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Debate Continues in Turkey Over Syria, Regional Standing

  • Dorian Jones

Turkey's Foreign Minister Ahmet Davutoglu (2nd L) and defected Syrian General Manaf Tlas (2nd R) meet around an Iftar dinner table as they are flanked by Turkey's intelligence agency undersecretary Hakan Fidan (L) and other officials, in Ankara, Turkey, J

Turkey's Foreign Minister Ahmet Davutoglu (2nd L) and defected Syrian General Manaf Tlas (2nd R) meet around an Iftar dinner table as they are flanked by Turkey's intelligence agency undersecretary Hakan Fidan (L) and other officials, in Ankara, Turkey, J

ISTANBUL, Turkey — Turkey is not sending top officials to this week's Non-Aligned Movement summit conference in Tehran, where Syria's conflict is likely to be a main topic. The lower level of Turkish participation comes as Egypt is asserting a larger regional role regarding Syria, Turkish analysts say.

Not attended by the West, the conference led by Iran is likely to have little impact on resolving the Syria crisis. Iran is attempting to float its own peace plan that the West says has little credibility.

Iran has staunchly backed Syria's President Bashar al-Assad throughout the 18-month long uprising and has accused the West and Sunni Muslim Gulf countries of fueling the conflict by arming and financing the rebels.

Turkey, meanwhile is focusing its diplomatic efforts on the world stage.

The U.N. Security Council is to hold a high-level meeting Thursday on the humanitarian situation in Syria. The foreign ministers of Turkey and Jordan, two of the countries hosting a large portion of Syria’s 200,000 refugees, will address the 15-nation council on the humanitarian crisis they are facing.

But in Turkey, analysts say Ankara is missing a big chance to foster its regional standing at the Tehran summit.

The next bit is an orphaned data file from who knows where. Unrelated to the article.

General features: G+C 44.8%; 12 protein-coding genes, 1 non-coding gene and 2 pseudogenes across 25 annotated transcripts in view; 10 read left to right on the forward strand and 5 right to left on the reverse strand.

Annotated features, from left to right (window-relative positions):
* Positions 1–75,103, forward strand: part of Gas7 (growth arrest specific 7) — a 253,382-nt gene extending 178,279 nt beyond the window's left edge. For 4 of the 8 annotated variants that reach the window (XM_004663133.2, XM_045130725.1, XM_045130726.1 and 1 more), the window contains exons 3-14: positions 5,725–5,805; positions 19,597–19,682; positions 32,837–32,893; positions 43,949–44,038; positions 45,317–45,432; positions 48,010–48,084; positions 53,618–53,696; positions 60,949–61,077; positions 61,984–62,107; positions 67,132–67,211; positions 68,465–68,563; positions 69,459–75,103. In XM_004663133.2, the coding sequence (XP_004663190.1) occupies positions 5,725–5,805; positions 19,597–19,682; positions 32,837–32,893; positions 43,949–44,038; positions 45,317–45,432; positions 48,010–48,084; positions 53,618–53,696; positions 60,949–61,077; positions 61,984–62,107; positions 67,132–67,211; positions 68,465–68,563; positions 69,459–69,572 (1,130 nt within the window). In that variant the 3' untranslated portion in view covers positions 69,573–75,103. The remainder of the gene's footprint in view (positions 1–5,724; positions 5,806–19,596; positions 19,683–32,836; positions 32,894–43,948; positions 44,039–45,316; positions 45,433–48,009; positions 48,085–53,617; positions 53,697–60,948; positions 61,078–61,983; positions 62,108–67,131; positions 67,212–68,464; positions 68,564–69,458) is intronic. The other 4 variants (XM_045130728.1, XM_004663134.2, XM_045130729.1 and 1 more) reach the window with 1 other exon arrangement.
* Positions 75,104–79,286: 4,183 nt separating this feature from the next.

"When the crisis started, Turkey was in the ideal position in relation to its connection with the regime in Damascus, but also with its ability to talk with regimes in the Middle East," said analyst Sinan Ulgen of the Istanbul-based international-relations research institute, Edam. "However, as Turkey being one of the countries closely aligned with the Syrian opposition, it lost its ability to reach out. So I think today, what we are seeing is Egypt trying to fulfill that role."

Political observers in Turkey say Egypt, with its new administration, is well placed to have a regional impact on the Syria issue.

The main opposition Syrian National Council was founded and is based in Istanbul, but has been holding meetings in Cairo. Analysts say that's a sign of shifting diplomatic winds.

Diplomatic columnist Semih Idiz, of the Turkish newspaper Milliyet, says Turkey's importance to the opposition is likely to be usurped by Egypt.

"In the end of the day, in the final analysis, if there is an Arab country leading the way out, I am sure people in region will always prefer this, to a country not considered Arab. Number one, we must not forget Cairo, in a way, is the unspoken capital of the Arab world, given that the Arab League is based there," said Idiz.

Turkey has a 900-kilometer border with Syria, though, and Ankara is extending support not only to the Syrian political opposition, but also to its military wing. For those reasons, said political columnist Akif Emre of the Turkish newspaper Yeni Safak, Turkey will remain important to the opposition.

"Turkey has key role, Syrian opposition army - Free Syrian Army, they have camps in Turkey," said Emre. "Officially Turkey rejects any arming of the [opposition] army, but everybody knows at least Turkey gives logistic support for the oppositions."

Ulgen said he expects the Syrian opposition to take a balanced approach between Turkey and Egypt, but he warns Ankara's influence is diminishing.

"From the standpoint from the Syrian National Council, it is certainly intelligent strategy to try [to] get support of both Egypt and Turkey," said Ulgen. "So I do not think from their perspective it is an exclusive choice. But that certainly does not change the fact that increasingly Egypt is acquiring the role that Turkey wanted to play."

Turkey's government is facing growing criticism at home, even from its supporters, due to its handling of the Syrian crisis and its robust support for the opposition. Analysts say that if Cairo's influence on the Syrian conflict grows at the expense of Ankara, it likely will add to that criticism.
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